Targeting and recovery are just two problematic aspects; solutions could lie in direct benefit transfers
It looks like Indian politics will be slave to competitive populism of farm loan waivers for the next few years. Of the mandated 18% in agricultural loans of net banking credit, 8% has to be for small and marginal farmers as per RBI circulars. There is about Rs 10.38 lakh crores of agri loans out of which Rs 4.5 lakh crores are likely to be for small and medium farmer loans, the balance being allied sector, large loans etc. Hopefully, the fever would not spread to them as well.
Only the farmers who have borrowed from moneylenders are prone to committing suicide because of lender recovery pressure and social stigma; not those who borrow from commercial banks.
There is a huge problem of targeting crop loans as well as the benefits of waiver as this article will demonstrate.
Tough targeting loans and waivers
In some prosperous southern states, nearly 80-90% of the land is cultivated/tilled by third-party lessees and tenants. The owner has in most cases has migrated to towns and cities within or outside the state. In less prosperous states this is 60-70%. Absentee landlordism is more the rule than the exception. To address agrarian distress both loans and waiver should ideally reach the tiller (whether he is the owner or tenant).
The information about tenancy is to be captured in the agriculture land records to be maintained by the revenue department. A sample (from Telangana where it is called Pahani /Adangal) is reproduced. This is the main revenue record which contains various details about owners and occupants or tenants, crops grown, liabilities on land, the Cultivator, land revenue, etc.
To ease the registering of repeated mortgage and release for annual crop loans now passbooks are being issued.
The owner’s details are entered in Col 12 and the Col 13. Because of fear of confiscation and enforced transfer by the State in favour of tenant and lessees (as has been done in some states in the ’60s and ’70s), it is learnt that in 90% cases the tenant’s details are never written.
The crop loans aimed at small and marginal farmers by design and logic should ideally reach these tenant cultivators. If his name is not mentioned, he can get the loans with NOC from the owner mentioned in the records, which never happens.
Loans are indeed taken in most eligible cases but by the absentee owners living in far-away towns and cities doing some private sector or government jobs or self-employed or running shops, etc. Banks are also willing more to lend to these since these are not subject to vagaries of weather. Since the tenure of loans are annual (or even less) and the next loans can’t be disbursed if there is a default, the repayment track record of crop loans is excellent.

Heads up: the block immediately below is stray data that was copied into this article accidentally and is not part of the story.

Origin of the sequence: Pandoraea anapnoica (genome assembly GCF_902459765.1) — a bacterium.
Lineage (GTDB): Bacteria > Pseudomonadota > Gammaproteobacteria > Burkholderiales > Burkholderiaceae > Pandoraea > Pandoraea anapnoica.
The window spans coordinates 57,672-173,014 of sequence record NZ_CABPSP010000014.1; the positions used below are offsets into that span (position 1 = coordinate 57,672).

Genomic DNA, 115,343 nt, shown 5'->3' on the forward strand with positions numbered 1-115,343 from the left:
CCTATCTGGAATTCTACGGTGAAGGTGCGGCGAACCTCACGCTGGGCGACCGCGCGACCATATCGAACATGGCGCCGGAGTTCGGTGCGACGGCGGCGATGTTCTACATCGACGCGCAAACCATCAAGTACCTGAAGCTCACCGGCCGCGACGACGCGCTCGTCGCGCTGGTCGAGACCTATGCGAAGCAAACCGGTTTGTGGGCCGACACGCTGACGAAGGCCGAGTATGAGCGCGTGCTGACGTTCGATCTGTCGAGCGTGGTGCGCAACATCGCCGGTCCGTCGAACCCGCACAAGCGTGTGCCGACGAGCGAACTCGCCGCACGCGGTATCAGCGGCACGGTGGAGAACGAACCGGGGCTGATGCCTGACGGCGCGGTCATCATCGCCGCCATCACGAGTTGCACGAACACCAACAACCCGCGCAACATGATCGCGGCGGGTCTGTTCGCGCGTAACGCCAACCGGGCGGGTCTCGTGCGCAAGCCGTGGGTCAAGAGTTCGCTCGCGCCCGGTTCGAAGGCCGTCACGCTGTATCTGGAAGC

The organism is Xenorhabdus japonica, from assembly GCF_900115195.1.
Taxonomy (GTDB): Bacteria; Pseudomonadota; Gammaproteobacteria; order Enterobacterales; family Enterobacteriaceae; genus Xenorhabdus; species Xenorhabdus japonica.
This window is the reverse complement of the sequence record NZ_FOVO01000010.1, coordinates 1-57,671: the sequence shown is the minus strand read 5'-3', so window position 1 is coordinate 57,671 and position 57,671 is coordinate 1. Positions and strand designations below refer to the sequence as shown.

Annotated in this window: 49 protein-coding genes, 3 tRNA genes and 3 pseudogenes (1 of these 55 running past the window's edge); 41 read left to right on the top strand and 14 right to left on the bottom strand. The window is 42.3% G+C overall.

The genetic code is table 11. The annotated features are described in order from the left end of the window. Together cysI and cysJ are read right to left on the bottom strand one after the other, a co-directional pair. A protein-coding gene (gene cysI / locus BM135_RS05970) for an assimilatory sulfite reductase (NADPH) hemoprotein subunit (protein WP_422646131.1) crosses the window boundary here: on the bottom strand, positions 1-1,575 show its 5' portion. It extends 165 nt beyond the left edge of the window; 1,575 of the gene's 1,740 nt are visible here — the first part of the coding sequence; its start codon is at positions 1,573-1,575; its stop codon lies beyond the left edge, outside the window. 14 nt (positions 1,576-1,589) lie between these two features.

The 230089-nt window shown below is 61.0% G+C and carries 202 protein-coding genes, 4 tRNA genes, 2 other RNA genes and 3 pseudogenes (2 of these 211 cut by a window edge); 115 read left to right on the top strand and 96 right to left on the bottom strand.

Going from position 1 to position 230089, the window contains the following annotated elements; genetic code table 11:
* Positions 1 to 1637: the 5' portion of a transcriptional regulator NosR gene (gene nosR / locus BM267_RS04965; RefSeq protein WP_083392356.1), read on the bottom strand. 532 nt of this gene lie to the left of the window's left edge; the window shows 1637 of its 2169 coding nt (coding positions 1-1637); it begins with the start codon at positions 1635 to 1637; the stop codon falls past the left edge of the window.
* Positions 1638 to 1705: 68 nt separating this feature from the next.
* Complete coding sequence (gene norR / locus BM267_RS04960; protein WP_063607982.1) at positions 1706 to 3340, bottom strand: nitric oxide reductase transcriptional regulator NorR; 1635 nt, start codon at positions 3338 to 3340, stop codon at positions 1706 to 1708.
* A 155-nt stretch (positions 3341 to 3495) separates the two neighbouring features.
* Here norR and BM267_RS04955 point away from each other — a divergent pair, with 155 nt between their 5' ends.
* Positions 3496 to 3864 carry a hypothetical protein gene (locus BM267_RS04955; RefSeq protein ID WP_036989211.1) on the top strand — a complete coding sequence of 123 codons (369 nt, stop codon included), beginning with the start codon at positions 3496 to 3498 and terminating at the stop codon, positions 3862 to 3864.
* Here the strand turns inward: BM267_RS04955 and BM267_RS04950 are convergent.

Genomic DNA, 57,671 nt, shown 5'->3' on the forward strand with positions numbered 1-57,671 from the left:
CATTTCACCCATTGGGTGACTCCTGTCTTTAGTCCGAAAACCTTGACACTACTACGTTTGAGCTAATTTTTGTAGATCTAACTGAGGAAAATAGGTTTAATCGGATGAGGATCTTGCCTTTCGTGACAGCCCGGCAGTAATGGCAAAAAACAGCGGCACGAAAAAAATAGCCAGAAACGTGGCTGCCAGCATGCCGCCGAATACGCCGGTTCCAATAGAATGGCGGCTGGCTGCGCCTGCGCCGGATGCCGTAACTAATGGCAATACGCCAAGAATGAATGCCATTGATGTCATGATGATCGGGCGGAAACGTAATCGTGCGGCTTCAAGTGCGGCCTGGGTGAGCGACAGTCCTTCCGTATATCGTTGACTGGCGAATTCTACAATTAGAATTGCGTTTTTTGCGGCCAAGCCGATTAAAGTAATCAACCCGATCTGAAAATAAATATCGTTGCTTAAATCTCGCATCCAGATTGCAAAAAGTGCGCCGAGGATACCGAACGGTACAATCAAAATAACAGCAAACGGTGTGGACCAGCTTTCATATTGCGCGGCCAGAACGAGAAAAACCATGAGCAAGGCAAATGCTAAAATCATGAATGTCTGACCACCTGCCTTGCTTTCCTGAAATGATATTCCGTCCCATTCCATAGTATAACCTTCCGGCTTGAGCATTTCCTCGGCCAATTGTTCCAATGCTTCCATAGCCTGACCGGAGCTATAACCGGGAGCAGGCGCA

Thus, because of the ecosystem of convenience and fear of land transfer by the executive or legislative fiat majority of crop loans (well in excess of 50-60%) in paper end up as short-term commercial or personal loans for non-cultivation purpose. As a result, cultivators continue to depend on informal sources like money lenders and chits. As mentioned before, suicides mostly happen in these cases due to local pressure.
Worse still, like the ‘everyone likes a good drought’ syndrome, every suicide is misused by ‘others’ to force write-offs of ineligible loans. So while the agriculture distress is real, the dramas and demonstration often may not be genuine, and solutions mistargeted.
What’s the way ahead
The government – Centre and state (or RBI) — should first establish the true extent of actual tiller loans. This would require two quick but detailed surveys of agricultural land records and the actual recipient (tiller or absentee owner) of agri-loans. Based on this the local administrative authorities should quickly complete the records (it is supposed to be annual on-going exercise anyway).
The political parties should work together and evolve common criteria for write off. Most crop loans are current (not more than one season old); hence any dated criteria would prove ineffectual for the really distressed farmers. It should ideally be up to the last sowing season. In many cases, the outstanding loans may not be more than 2 such tranches.
Ideally, the write-offs should be specified as a percentage of the loan outstanding so that the psyche of having to repay still remains.
Likely feeling of being left out
What about those who have not borrowed money at all or from moneylenders? It is to be realised that nearly half of people working in agriculture are landless labour. This and the 35-45% of families engaged in non-farm activities in rural areas are likely to rue their fate and perhaps raise their own demand.
Maybe a DBT to everyone in the affected region will be the most appropriate solution. They can repay the moneylenders or banks, whosoever they have borrowed from or recoup losses if they had not borrowed at all. This will not disturb the repayment culture or slow down banks.
The repayment record amongst the small and marginal borrowers in rural areas is exemplary so far. This is because of their dependence on local money lenders down the ages and the money lenders’ close follow-up. This culture of repayment will definitely collapse. Before the recent Insolvency and Bankruptcy Code, there was a culture of belligerence among some defaulting industries and the bankers were toothless. IBC has had a whiplash effect because of which large recoveries or settlement is taking place.
(The writer is the author of Making Growth Happen in India)
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Last Updated 13, May 2019, 7:38 PM